That’s why it’s useful to have two indicators: we might still be available but could have slowed down in the meantime. Only one indicator would not show this type of issue.
How long should the time window be for SLOs?
We recommend measuring SLOs for the same time as your software development sprints, usually 14 or 28 days. Depending on how often changes are done in the systems and how large they are.
Engineering time takes around the same amount of time, so if you try to measure too quickly, you won’t be able to see if the changes you made affected the SLOs.
Once you have measured them over a long period of time, it’s important to revisit them - not only to check the SLO but also to check if the duration is appropriate. Are we missing critical events because our time windows are too long? Or are we gathering too much information because the windows are too short?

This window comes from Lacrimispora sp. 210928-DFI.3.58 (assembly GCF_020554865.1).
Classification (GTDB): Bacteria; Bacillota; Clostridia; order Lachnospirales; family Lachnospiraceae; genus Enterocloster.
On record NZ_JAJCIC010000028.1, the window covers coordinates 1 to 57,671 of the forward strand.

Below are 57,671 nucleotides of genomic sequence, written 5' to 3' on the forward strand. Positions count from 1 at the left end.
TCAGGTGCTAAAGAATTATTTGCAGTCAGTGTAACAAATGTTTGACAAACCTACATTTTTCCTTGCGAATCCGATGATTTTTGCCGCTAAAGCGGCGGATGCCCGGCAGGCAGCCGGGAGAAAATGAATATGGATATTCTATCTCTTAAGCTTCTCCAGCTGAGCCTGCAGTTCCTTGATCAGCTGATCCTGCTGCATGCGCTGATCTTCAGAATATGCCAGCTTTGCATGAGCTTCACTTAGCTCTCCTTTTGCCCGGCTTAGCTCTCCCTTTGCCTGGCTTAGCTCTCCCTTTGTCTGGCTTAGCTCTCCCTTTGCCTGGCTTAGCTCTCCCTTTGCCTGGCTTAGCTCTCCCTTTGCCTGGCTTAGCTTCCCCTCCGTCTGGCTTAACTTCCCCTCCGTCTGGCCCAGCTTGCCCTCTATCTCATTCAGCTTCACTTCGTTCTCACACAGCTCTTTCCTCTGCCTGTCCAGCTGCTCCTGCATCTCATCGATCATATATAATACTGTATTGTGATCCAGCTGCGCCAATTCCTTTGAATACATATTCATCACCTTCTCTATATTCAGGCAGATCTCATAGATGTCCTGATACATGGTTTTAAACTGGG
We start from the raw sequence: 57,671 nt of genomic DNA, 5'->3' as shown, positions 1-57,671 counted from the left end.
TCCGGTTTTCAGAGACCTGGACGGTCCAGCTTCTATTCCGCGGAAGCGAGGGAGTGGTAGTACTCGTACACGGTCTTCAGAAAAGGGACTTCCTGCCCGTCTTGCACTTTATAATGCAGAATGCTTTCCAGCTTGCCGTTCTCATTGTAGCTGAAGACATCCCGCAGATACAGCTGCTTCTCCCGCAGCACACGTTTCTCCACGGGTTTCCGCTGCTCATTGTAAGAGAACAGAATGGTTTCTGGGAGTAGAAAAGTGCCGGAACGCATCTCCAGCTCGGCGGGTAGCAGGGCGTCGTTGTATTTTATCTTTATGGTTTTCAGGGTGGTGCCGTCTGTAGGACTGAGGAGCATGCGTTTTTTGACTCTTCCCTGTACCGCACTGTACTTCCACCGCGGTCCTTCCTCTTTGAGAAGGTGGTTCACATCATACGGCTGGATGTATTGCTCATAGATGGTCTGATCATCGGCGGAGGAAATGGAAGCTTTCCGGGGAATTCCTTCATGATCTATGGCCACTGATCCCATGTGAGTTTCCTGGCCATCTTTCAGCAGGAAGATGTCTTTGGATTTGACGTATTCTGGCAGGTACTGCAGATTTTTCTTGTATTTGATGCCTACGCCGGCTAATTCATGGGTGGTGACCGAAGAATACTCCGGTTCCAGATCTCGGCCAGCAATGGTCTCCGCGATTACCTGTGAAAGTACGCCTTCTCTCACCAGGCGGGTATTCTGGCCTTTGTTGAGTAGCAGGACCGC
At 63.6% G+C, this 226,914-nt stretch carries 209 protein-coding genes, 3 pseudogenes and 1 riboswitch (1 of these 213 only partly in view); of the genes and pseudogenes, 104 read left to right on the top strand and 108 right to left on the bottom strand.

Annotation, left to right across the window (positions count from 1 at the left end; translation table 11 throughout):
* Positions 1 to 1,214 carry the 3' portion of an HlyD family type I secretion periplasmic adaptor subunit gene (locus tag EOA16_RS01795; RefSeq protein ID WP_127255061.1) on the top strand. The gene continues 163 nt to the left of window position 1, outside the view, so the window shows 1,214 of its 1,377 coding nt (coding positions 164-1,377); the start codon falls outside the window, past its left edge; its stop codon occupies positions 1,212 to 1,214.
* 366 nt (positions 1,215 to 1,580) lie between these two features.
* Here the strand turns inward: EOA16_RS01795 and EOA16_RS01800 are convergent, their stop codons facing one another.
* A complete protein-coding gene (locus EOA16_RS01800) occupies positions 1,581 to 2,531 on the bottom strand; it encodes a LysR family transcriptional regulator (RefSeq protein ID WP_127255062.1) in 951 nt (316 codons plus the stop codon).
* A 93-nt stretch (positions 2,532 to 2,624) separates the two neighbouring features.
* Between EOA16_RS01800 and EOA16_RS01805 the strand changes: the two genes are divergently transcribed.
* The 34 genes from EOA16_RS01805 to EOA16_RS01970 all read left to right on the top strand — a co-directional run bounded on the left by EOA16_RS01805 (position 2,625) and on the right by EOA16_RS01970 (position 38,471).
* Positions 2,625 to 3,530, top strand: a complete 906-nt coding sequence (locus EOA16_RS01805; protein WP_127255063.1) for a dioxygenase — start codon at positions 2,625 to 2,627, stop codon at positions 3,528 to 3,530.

What’s a good threshold for the availability SLO?
We’ve come to expect that internet systems work most of the time. It is pretty low for most internet services if you expect it to run at 90% availability. Occasionally, we have 95%, but it’s never acceptable to run at 70% or something like that - unless they're systems that need to run at specific times. (For example, trading systems need to work at 99% when people are in the office, but at night-time, they can be off - in this case, have 2 different SLOs: one for daytime and one for night-time, if the latter is needed at all).
4. Define error budget
How to calculate the error budget? The error budget is, simply put, the inverse of the SLO.